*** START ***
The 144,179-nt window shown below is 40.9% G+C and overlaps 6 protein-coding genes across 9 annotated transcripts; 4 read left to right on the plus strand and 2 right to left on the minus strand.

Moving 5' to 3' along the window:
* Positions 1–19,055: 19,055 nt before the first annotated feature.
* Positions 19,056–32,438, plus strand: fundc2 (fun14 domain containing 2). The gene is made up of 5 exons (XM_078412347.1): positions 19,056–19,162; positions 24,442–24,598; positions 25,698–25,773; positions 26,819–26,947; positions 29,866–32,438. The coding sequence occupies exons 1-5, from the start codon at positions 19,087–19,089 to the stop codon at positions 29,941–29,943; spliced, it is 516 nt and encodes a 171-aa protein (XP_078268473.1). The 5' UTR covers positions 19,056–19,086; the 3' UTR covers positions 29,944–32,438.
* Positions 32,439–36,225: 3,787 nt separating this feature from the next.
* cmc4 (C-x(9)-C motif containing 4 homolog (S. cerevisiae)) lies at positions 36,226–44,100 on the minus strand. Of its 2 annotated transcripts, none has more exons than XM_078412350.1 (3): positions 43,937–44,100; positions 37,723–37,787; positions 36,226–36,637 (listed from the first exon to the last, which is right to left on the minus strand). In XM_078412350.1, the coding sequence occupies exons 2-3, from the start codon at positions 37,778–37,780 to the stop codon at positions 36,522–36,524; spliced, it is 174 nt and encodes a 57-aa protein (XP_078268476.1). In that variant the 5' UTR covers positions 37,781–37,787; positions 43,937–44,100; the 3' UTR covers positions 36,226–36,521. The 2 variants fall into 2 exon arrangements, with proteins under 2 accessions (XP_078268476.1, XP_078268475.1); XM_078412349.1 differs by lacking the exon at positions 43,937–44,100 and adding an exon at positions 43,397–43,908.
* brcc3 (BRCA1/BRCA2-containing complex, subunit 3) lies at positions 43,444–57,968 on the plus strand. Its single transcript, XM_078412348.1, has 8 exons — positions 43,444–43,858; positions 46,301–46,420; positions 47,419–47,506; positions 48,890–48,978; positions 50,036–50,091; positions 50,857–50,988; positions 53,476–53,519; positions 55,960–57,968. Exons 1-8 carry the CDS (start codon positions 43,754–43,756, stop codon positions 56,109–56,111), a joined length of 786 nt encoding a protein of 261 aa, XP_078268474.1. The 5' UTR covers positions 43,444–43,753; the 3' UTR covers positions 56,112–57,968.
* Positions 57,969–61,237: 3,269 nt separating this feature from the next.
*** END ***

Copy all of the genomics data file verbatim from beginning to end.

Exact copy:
The 144,179-nt window shown below is 40.9% G+C and overlaps 6 protein-coding genes across 9 annotated transcripts; 4 read left to right on the plus strand and 2 right to left on the minus strand.

Moving 5' to 3' along the window:
* Positions 1–19,055: 19,055 nt before the first annotated feature.
* Positions 19,056–32,438, plus strand: fundc2 (fun14 domain containing 2). The gene is made up of 5 exons (XM_078412347.1): positions 19,056–19,162; positions 24,442–24,598; positions 25,698–25,773; positions 26,819–26,947; positions 29,866–32,438. The coding sequence occupies exons 1-5, from the start codon at positions 19,087–19,089 to the stop codon at positions 29,941–29,943; spliced, it is 516 nt and encodes a 171-aa protein (XP_078268473.1). The 5' UTR covers positions 19,056–19,086; the 3' UTR covers positions 29,944–32,438.
* Positions 32,439–36,225: 3,787 nt separating this feature from the next.
* cmc4 (C-x(9)-C motif containing 4 homolog (S. cerevisiae)) lies at positions 36,226–44,100 on the minus strand. Of its 2 annotated transcripts, none has more exons than XM_078412350.1 (3): positions 43,937–44,100; positions 37,723–37,787; positions 36,226–36,637 (listed from the first exon to the last, which is right to left on the minus strand). In XM_078412350.1, the coding sequence occupies exons 2-3, from the start codon at positions 37,778–37,780 to the stop codon at positions 36,522–36,524; spliced, it is 174 nt and encodes a 57-aa protein (XP_078268476.1). In that variant the 5' UTR covers positions 37,781–37,787; positions 43,937–44,100; the 3' UTR covers positions 36,226–36,521. The 2 variants fall into 2 exon arrangements, with proteins under 2 accessions (XP_078268476.1, XP_078268475.1); XM_078412349.1 differs by lacking the exon at positions 43,937–44,100 and adding an exon at positions 43,397–43,908.
* brcc3 (BRCA1/BRCA2-containing complex, subunit 3) lies at positions 43,444–57,968 on the plus strand. Its single transcript, XM_078412348.1, has 8 exons — positions 43,444–43,858; positions 46,301–46,420; positions 47,419–47,506; positions 48,890–48,978; positions 50,036–50,091; positions 50,857–50,988; positions 53,476–53,519; positions 55,960–57,968. Exons 1-8 carry the CDS (start codon positions 43,754–43,756, stop codon positions 56,109–56,111), a joined length of 786 nt encoding a protein of 261 aa, XP_078268474.1. The 5' UTR covers positions 43,444–43,753; the 3' UTR covers positions 56,112–57,968.
* Positions 57,969–61,237: 3,269 nt separating this feature from the next.